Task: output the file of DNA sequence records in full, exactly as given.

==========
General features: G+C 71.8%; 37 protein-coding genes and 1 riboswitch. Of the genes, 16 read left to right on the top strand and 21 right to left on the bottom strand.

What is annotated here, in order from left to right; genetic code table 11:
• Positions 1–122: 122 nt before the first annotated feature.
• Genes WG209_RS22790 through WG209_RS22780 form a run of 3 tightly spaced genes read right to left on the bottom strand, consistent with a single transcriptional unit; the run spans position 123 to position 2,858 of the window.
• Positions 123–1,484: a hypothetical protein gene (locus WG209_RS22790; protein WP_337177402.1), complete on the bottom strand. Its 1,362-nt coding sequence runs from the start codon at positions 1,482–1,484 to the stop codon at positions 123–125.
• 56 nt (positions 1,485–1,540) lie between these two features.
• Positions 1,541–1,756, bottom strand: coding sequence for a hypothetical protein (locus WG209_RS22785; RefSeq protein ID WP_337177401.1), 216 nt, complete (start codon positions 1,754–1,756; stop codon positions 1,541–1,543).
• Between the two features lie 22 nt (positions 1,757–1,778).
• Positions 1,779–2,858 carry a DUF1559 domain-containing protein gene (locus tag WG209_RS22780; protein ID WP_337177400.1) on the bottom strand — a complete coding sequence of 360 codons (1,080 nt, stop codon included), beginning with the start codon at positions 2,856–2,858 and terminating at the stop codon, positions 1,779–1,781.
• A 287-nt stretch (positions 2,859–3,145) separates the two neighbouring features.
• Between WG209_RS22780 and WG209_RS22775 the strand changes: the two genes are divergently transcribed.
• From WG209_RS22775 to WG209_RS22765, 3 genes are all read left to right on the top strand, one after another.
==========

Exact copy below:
General features: G+C 71.8%; 37 protein-coding genes and 1 riboswitch. Of the genes, 16 read left to right on the top strand and 21 right to left on the bottom strand.

What is annotated here, in order from left to right; genetic code table 11:
• Positions 1–122: 122 nt before the first annotated feature.
• Genes WG209_RS22790 through WG209_RS22780 form a run of 3 tightly spaced genes read right to left on the bottom strand, consistent with a single transcriptional unit; the run spans position 123 to position 2,858 of the window.
• Positions 123–1,484: a hypothetical protein gene (locus WG209_RS22790; protein WP_337177402.1), complete on the bottom strand. Its 1,362-nt coding sequence runs from the start codon at positions 1,482–1,484 to the stop codon at positions 123–125.
• 56 nt (positions 1,485–1,540) lie between these two features.
• Positions 1,541–1,756, bottom strand: coding sequence for a hypothetical protein (locus WG209_RS22785; RefSeq protein ID WP_337177401.1), 216 nt, complete (start codon positions 1,754–1,756; stop codon positions 1,541–1,543).
• Between the two features lie 22 nt (positions 1,757–1,778).
• Positions 1,779–2,858 carry a DUF1559 domain-containing protein gene (locus tag WG209_RS22780; protein ID WP_337177400.1) on the bottom strand — a complete coding sequence of 360 codons (1,080 nt, stop codon included), beginning with the start codon at positions 2,856–2,858 and terminating at the stop codon, positions 1,779–1,781.
• A 287-nt stretch (positions 2,859–3,145) separates the two neighbouring features.
• Between WG209_RS22780 and WG209_RS22775 the strand changes: the two genes are divergently transcribed.
• From WG209_RS22775 to WG209_RS22765, 3 genes are all read left to right on the top strand, one after another.